Venison Prosciutto – Part 2

After curing in the fridge for several weeks, the ham was ready to dry out. The process started in the attic…

January 3rd, Bernie inspects the ham before the cure mixture is removed.

January 3rd, morning – Removed the leg from the fridge, a small amount of liquid had accumulated in the plastic wrap over the past few weeks. I discarded the plastic and rinsed the cure mixture off of the meat, then patted it dry. I replaced it in the fridge for a few hours, which got rid of any remaining moisture on the surface of the meat. The meat was firmer than it was originally, but not dried out anywhere.

I created a “sugna” of 1/2 cup of brown rice flour, 1/2 cup lard, and 1/4 teaspoon black pepper. I covered the bone ends of the leg with the sugna paste, being careful to press it into any cracks to avoid air pockets. I then wrapped the leg in cheesecloth, tied it with butcher’s twine, and hung it in the attic. Conditions in the attic were 45°F and 55% humidity. The leg weighed 9.5 lbs when hung.

January 3rd, the ham hanging in my attic.

January 9th, afternoon – The ham is down to 9.1 lbs. Over the past week the temperature in the attic had hovered between 35° – 45° F, but dipped down to 26° one night. Relative humidity in the attic had fluctuated between 40% and 60%. I installed some insulation and some boards above and on one side of the ham, and placed a radiator-style space heater on the floor a few feet away from the ham. The heater was set to the lowest setting. (Space heaters can be dangerous, so I researched this type of heater before using it in my un-occupied attic and found it was the safest type. If you choose to do something similar, be safe and ensure the heating device can’t set your house on fire.)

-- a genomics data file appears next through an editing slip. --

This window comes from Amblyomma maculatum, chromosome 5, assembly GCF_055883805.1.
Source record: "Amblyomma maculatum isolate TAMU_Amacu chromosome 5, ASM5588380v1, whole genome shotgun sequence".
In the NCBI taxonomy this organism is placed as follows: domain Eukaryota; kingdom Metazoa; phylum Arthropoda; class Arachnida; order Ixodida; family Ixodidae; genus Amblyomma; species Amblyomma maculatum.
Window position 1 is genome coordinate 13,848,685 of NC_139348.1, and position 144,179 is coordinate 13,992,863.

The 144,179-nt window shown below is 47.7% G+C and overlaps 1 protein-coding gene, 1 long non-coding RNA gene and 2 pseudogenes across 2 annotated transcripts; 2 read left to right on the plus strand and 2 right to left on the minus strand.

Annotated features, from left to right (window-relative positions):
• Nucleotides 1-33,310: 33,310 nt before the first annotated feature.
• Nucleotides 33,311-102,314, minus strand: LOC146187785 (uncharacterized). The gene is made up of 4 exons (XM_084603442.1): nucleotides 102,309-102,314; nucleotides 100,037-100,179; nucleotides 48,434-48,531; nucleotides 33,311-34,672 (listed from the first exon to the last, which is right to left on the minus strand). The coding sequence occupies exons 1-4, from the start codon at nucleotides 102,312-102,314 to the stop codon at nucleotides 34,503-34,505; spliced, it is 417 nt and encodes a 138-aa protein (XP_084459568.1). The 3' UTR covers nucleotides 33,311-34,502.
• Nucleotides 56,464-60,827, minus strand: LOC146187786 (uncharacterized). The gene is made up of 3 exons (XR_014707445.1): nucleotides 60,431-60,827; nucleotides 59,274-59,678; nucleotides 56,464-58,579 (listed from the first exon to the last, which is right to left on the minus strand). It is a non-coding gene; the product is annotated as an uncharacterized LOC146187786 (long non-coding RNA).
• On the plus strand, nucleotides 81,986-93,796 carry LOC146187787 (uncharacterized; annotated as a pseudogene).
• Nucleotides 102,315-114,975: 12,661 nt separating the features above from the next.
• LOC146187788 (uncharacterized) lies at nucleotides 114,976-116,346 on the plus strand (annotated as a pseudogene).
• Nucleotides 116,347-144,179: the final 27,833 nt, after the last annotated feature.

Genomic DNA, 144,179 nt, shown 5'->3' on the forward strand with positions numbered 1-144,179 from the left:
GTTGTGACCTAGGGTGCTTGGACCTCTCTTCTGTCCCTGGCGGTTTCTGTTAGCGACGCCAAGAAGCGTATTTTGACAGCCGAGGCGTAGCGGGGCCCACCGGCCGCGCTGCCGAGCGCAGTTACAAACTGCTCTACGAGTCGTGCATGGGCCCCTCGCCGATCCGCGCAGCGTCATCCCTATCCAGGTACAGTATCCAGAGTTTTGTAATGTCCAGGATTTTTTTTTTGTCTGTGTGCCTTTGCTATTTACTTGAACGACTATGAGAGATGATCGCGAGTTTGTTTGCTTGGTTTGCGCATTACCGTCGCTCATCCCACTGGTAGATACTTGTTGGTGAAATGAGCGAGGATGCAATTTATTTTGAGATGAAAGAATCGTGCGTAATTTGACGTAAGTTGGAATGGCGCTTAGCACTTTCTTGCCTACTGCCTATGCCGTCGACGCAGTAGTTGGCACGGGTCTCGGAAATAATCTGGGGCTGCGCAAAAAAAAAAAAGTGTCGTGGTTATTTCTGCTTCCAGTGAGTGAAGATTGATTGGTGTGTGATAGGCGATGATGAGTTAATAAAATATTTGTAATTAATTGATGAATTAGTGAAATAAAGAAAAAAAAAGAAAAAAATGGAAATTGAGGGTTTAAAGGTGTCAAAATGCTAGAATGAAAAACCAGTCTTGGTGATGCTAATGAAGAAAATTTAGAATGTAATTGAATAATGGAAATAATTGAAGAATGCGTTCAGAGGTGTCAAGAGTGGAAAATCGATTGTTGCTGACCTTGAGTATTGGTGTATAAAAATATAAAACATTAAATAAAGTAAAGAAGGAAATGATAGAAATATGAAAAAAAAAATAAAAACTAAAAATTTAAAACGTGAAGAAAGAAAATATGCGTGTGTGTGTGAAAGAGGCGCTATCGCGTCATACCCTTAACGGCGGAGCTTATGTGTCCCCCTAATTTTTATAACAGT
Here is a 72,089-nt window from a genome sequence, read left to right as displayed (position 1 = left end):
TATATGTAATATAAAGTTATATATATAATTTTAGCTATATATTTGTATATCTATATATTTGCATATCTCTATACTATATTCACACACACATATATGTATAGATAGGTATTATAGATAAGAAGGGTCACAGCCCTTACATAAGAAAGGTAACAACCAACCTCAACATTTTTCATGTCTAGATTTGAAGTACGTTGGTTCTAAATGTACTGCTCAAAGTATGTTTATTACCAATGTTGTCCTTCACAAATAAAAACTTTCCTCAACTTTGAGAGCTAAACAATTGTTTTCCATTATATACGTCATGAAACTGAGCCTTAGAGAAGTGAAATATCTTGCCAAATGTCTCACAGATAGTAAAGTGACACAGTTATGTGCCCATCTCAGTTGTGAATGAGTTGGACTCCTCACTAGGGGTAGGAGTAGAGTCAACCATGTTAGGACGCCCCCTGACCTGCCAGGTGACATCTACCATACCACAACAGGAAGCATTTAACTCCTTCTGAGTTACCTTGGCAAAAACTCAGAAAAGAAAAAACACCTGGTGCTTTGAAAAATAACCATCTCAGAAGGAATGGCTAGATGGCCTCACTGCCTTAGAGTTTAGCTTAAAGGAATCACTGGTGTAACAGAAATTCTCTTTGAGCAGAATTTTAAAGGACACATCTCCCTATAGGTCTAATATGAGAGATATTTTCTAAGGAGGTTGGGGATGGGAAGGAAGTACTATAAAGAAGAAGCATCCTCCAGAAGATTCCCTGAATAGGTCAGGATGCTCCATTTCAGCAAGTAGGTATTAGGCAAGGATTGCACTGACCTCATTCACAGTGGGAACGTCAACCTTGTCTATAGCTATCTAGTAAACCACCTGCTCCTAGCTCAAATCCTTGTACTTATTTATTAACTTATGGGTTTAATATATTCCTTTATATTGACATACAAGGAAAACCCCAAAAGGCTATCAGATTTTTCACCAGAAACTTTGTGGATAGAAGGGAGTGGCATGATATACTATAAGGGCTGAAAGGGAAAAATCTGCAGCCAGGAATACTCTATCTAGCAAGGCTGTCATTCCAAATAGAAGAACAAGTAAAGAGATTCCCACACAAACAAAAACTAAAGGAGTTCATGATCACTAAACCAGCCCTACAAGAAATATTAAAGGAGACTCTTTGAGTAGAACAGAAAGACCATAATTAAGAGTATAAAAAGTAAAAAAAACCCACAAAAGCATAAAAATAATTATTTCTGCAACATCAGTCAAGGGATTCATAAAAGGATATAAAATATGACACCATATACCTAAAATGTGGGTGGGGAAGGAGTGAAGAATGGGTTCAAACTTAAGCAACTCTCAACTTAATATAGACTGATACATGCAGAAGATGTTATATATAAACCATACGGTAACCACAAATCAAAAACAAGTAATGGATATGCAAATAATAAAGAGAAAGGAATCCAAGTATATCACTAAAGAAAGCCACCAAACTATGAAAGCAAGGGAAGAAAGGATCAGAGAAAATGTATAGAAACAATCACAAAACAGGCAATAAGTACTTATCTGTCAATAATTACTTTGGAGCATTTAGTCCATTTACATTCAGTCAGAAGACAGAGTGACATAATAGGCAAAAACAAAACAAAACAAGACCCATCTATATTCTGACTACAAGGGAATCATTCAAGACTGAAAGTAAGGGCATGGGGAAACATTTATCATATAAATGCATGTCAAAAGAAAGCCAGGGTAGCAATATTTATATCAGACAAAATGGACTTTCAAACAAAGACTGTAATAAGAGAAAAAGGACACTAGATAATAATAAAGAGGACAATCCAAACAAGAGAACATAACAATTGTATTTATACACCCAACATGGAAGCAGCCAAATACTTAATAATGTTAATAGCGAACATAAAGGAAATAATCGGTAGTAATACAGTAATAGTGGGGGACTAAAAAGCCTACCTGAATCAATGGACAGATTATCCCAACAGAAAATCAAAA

January 9th, the attic after putting up the boards to retain heat. The insulation I added is above the drywall boards along the roof.


January 17th, afternoon – I took the ham down and removed the cheesecloth. The ham had become darker and firmer, and one corner of the meat was quite hard. The areas where the sugna had been applied were the softest by far. There were some white spots near the thicker part of the ham, they weren’t fuzzy so I’m not sure if it was mold, but I wiped them off with a cloth dipped in apple cider vinegar.

Due to the low humidity and how hard the one part of the ham had become, I decided to coat the entire thing in sugna. I wiped the old sugna off, created a fresh batch by doubling the recipe above, and rubbed it over the entire ham. I then re-wrapped it in cheesecloth, re-tied it with butcher’s twine, and hung it in my attic. I re-weighed the ham, the sugna added .82 lbs for a total weight of 9.41 lbs.

January 23rd – The ham had lost half a pound in the past week, so it was clearly still drying out quite quickly. The relative humidity had started dipping into the 30%-35% range on occasion, so I placed a pot of water near the heater and put a fan in front of it blowing toward the ham. The fan was on a timer so it would go on for a couple of hours at a time twice a day. This seemed to keep the relative humidity around 40%.

January 30th – The ham weighed in at 8.8 lbs, which means it lost only a tenth of a pound in the past week. Since first hanging the ham four weeks ago it has lost 1.5 lbs.

The slower rate of weight loss continued over the following few weeks, humidity in the attic stayed between 35% and 55% and the temperature remained between 38° and 52°.


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